New tool reveals hidden complexity of genome architecture
A German team of scientists have developed a technique known as Genome Architecture Mapping that allows them to study complex genome interactions.
Researchers at the Berlin Institute of Medical Systems Biology of the Max Delbrück Centre (MDC-BIMSB), Germany have developed a technique called Genome Architecture Mapping (GAM) that allows scientists to explore the genome in stunning detail. This innovative method, as detailed in a recent study published in Nature Methods, uncovers hidden aspects of the genome’s spatial organisation that were previously invisible to scientists relying solely on Hi-C, a commonly used tool for studying DNA interactions.
Professor Ana Pombo, a molecular biologist and the head of the Epigenetic Regulation and Chromatin Architecture lab, aptly compares the difference between Hi-C and GAM. She explains, “With a black-and-white TV, you can see the shapes, but everything looks grey. But if you have a colour TV and look at flowers, you realise that they are red, yellow, and white, and we were unaware of it. Similarly, there’s also information in the way the genome is folded in three dimensions that we have not been aware of.”
Understanding the organisation of DNA within the nucleus can provide valuable insights into the foundations of health and disease. Despite the daunting task of compacting a 2-meter-long genome into a nucleus with a diameter of just 10 micrometers, cells manage to precisely arrange the DNA to ensure that regulatory elements come into contact with the appropriate genes at the right time, enabling the activation and suppression of genes. Any disruptions in this three-dimensional configuration can lead to disease.
Dr Robert Beagrie, co-first author of the study and a molecular biologist at the University of Oxford, who previously worked in the Pombo lab, notes, “We’ve known for a long time that diseases run in families. More recently, we’ve come to understand that a great deal of this predisposition is because we inherit DNA sequence variants from our parents that affect how our genes are switched on and off.”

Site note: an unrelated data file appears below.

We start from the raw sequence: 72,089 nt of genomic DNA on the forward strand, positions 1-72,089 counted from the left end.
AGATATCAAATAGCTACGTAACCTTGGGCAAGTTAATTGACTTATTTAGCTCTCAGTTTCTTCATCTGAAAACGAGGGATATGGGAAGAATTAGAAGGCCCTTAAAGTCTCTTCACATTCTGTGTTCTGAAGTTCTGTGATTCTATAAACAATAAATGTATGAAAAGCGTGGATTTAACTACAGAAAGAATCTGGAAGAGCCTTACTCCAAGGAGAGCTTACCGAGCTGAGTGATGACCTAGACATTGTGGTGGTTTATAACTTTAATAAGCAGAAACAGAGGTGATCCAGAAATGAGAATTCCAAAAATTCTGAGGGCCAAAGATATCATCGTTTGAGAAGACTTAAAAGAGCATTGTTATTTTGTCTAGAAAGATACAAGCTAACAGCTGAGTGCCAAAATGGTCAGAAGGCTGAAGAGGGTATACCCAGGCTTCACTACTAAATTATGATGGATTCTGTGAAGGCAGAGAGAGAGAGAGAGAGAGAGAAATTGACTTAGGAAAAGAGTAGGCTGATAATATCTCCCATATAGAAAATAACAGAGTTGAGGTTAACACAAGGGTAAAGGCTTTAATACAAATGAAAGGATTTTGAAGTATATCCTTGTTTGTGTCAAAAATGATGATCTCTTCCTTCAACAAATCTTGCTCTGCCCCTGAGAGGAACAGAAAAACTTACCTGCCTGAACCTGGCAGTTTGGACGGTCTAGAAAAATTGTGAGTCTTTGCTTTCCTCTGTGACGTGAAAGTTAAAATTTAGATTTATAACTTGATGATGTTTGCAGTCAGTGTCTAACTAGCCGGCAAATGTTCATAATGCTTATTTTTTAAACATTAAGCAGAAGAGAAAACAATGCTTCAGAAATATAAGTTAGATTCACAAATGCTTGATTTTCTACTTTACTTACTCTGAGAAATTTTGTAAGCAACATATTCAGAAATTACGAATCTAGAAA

Both Hi-C and GAM techniques allow scientists to freeze DNA interactions and study them. Hi-C involves cutting the chromatin into fragments, which are then reassembled to reveal two-way DNA interactions upon sequencing. In contrast, GAM, initially introduced by the Pombo team in Nature in 2017, involves slicing hundreds of thin sections of individual cell nuclei and extracting the DNA from each slice. The DNA is then sequenced and statistically analysed to identify regions that interact.
Through the utilisation of GAM, the research team was able to construct a comprehensive map of three-dimensional interactions within the genome. When comparing this map with existing 3D genome maps created using Hi-C, they discovered numerous novel interactions that had not been previously observed. This finding initially puzzled the researchers until they realised that GAM had the ability to unveil more complex interactions, with multiple DNA regions coming together simultaneously.
Dr Christoph Thieme, co-first author of the study and a senior postdoctoral fellow in the Pombo lab, explains, “These more complex contacts contain active genes, regulatory regions, and super enhancers, which regulate important genes that determine cell identity.”
The researchers discovered that GAM captured a significantly higher number of complex interactions compared to Hi-C, which primarily detected two-way interactions. These two techniques are complementary, as GAM revealed contacts that were invisible to Hi-C and vice versa.
Beagrie expressed his excitement about the study’s findings, stating, “I was super excited to see that we had uncovered a really strong effect. It is clear that these complex interactions were much more common than we had previously appreciated.”